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148 pages, Paperback
First published November 29, 2016
"All communication becomes dangerous" (56)Normal is a fun novella with a terrific premise. Every so often futurists go insane when they look too deeply into the future, a condition Ellis dubs "abyss gaze" (15). A facility called Normal (!) treats them, and that's the setting. Into Normal enters our freshly mad protagonist, who quickly stumbles into a locked room mystery.
The speaker was a man from the north of England, by his accent, with a face like a mallet and skin like a map of Yorkshire scratched out in gin-broken veins... But a grin split if like a spade through clay. (18)Several major issues hue Normal. The book is very concerned with digital surveillance, flagged early on: "all communication since Windhoek seemed fraught with danger" (10) . It's a dark meditation on where social media, robotics, and mobile are headed. There's a subplot involving the sociology of futurism, as Ellis posits a divide between those working for art and nonprofits versus those wedded to finance and security agencies.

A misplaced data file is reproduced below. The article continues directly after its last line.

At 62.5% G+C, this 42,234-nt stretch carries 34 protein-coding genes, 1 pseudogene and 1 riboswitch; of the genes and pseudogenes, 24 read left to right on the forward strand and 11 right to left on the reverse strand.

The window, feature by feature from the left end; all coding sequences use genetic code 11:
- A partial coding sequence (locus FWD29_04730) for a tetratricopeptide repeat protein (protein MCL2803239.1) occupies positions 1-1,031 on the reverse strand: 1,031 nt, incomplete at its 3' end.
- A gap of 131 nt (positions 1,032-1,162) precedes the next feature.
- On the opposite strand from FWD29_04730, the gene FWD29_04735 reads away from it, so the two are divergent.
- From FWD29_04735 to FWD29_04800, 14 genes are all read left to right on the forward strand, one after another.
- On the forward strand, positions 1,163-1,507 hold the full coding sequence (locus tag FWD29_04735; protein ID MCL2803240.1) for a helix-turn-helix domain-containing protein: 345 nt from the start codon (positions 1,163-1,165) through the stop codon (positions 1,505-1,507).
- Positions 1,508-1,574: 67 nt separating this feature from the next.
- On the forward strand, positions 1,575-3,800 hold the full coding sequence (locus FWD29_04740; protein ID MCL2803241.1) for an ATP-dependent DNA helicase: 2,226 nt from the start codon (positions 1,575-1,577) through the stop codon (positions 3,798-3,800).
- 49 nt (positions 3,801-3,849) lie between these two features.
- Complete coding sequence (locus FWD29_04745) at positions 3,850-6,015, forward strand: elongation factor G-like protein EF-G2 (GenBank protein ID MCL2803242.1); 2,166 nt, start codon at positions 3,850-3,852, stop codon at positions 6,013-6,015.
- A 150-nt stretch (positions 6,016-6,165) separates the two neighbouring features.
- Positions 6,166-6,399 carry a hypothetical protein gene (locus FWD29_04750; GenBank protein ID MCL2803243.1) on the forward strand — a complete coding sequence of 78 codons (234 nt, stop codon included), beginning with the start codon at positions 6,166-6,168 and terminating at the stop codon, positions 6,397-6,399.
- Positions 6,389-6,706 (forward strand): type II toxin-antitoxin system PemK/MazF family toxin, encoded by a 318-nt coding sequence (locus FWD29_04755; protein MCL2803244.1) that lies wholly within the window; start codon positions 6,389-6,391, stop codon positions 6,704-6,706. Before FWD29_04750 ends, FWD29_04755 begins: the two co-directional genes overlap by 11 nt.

That's the future, Adam fuckling whateveryournameis. City-states rammed with aging people huddling up against hospitals and looking up in terror for the big storm that will come and go and leave them floating facedown in thirteen feet of shit. And I can't do anything about it. (61)Personally, I haven't seen the professional tension between non-profit and security futurists, but there is certainly a difference.